(Physorg; 23 ;March 2017)
Scientists at BAE Systems and City, University of London have revealed how research work on how falcons fly is inspiring new technologies for aircraft that could contribute to their safety in the air, aerodynamics and fuel efficiency. The technologies could be applied within the next 20 years.
The scientists have developed several concepts following research into how the peregrine falcon – the world’s fastest bird – is able to stay in control and airborne at speeds of up to 200mph, even in high winds. The technologies being developed include ‘sensory feathers’ – 3-D-printed polymer ‘hair’ filaments which would act like sensors on the body of an aircraft, providing an early warning system if it began to stall. Similarly, more densely packed passive polymer filaments may also be capable of changing the airflow very close to the surface of the aircraft which could reduce ‘drag’ on the aircraft wing-skin. Aerodynamic drag ultimately slows aircraft in flight.
A further technology has been inspired by the falcon’s ability to stabilise itself after swooping or landing by ruffling its feathers. Small flexible or hinged flaps on an aircraft could allow the wing to manoeuvre quickly and land more safely at lower speeds. The added safety margin gained using this approach could allow future aircraft of a more compact design or to carry more fuel. In addition, the research so far has shown that the flaps could potentially lower aircraft noise pollution.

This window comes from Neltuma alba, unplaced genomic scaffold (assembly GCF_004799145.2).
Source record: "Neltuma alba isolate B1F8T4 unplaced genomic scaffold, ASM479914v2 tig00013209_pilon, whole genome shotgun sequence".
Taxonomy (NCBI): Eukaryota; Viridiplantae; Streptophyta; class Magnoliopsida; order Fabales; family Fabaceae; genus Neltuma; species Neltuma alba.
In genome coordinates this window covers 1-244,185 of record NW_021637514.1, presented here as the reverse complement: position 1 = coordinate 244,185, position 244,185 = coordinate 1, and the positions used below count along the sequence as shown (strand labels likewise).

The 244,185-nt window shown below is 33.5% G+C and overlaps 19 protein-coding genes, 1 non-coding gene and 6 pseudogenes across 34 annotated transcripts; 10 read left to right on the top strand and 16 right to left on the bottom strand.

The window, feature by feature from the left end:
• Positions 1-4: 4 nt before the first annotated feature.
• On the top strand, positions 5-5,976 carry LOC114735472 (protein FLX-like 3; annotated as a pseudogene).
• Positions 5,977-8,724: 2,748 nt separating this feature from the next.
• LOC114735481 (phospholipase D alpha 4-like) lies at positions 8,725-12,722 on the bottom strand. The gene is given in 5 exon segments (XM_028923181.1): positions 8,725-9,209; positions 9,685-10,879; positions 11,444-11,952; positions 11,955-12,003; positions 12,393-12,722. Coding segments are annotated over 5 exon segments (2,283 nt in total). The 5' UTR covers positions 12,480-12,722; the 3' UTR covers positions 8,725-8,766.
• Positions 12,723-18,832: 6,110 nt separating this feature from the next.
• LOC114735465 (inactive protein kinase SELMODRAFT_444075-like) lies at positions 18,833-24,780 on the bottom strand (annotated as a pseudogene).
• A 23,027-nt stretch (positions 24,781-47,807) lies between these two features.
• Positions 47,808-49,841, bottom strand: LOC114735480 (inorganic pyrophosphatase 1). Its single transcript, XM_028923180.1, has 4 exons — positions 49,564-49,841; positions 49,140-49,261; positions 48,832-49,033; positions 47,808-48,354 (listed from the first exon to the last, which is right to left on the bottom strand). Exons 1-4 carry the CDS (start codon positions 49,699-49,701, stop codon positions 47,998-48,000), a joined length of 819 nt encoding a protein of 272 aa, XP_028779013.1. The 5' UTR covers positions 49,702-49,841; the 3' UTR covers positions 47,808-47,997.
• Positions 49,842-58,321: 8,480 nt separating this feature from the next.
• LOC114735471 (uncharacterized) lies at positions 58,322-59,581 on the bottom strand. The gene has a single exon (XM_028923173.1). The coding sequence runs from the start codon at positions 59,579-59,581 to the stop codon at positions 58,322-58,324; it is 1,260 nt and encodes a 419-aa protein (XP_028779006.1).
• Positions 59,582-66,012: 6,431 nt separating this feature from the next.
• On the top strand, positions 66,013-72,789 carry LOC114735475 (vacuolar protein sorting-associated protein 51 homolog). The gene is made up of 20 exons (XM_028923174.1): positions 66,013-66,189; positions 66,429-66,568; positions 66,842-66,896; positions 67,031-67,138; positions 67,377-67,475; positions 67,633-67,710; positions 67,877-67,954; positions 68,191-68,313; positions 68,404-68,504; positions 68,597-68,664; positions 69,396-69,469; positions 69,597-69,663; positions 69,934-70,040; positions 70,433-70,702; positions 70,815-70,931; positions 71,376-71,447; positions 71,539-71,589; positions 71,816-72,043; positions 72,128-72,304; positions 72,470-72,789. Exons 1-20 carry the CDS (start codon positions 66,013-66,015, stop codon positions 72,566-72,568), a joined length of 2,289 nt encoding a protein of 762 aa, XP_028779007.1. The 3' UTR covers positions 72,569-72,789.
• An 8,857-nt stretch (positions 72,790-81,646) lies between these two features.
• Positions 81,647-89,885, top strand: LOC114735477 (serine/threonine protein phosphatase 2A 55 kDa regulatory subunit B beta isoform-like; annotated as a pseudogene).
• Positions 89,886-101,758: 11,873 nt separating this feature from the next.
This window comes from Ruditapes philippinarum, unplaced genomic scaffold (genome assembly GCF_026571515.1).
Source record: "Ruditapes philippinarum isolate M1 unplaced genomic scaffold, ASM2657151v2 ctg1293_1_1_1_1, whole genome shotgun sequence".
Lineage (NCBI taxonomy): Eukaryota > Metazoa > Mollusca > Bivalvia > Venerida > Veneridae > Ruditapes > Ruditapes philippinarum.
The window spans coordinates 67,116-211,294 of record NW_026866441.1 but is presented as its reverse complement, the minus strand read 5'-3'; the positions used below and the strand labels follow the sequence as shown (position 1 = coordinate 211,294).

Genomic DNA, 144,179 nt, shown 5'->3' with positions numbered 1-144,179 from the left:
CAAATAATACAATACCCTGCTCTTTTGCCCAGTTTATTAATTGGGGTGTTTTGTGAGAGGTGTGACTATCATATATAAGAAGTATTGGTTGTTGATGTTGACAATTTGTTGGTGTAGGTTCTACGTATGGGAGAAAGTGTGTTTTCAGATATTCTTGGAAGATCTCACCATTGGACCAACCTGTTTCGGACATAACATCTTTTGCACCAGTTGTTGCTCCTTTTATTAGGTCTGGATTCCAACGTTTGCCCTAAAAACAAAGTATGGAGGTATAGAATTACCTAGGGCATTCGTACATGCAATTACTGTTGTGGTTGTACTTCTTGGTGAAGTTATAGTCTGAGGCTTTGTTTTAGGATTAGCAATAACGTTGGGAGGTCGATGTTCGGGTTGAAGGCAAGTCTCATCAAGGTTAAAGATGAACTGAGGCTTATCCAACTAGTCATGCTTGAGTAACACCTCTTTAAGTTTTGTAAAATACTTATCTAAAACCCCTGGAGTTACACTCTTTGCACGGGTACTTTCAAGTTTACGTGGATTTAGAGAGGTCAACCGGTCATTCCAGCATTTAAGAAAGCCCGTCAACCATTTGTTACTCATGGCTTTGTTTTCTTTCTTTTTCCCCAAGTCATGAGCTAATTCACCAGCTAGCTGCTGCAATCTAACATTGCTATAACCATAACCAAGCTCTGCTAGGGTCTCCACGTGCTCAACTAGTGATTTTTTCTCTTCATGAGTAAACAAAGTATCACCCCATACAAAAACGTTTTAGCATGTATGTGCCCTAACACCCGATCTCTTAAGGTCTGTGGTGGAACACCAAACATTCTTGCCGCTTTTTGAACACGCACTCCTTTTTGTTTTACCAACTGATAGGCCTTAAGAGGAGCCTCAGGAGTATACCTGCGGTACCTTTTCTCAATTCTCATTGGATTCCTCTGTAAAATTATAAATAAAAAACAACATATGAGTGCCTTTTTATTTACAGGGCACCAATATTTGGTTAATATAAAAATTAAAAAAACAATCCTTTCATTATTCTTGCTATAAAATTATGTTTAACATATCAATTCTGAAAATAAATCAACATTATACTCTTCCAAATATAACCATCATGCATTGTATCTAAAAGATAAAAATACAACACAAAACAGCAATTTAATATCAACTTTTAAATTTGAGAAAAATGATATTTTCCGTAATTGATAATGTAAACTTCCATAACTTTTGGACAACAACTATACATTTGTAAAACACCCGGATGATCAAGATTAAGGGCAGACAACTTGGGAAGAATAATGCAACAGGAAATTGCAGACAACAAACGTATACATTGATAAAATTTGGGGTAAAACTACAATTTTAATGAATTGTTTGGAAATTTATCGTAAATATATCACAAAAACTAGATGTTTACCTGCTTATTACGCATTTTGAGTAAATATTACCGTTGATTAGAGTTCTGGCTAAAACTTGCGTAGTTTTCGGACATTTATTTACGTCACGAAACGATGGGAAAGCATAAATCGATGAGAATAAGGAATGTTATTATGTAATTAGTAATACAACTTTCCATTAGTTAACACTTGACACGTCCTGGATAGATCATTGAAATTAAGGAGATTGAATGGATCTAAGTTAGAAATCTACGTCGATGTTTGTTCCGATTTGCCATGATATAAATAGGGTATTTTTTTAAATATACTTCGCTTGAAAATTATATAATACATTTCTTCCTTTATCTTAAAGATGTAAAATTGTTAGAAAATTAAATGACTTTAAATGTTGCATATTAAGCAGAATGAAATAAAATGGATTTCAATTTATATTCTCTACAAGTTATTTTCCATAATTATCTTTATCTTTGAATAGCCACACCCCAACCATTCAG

Professor Christoph Bruecker from City’s Aeronautical Engineering department, said: “The peregrine falcon is the world’s fastest bird, able to dive for prey at incredibly steep angles and high velocities. The research work has been truly fascinating and I am sure it will deliver some real innovation and benefits for the aerospace sector.”
Professor Clyde Warsop, a specialist in Aerodynamic Flow Control from our military aircraft business based at Filton in Bristol and Warton in Lancashire added: “Working with Professor Christoph Bruecker and his team at City, we’ve investigated how we could apply the unique abilities of the peregrine falcon to aircraft. Bio-inspiration is not a new concept; many technologies that we use every day are increasingly inspired by animals and nature.”
(Author: Physorg; Photo: Wikipedia; 20 March 2017)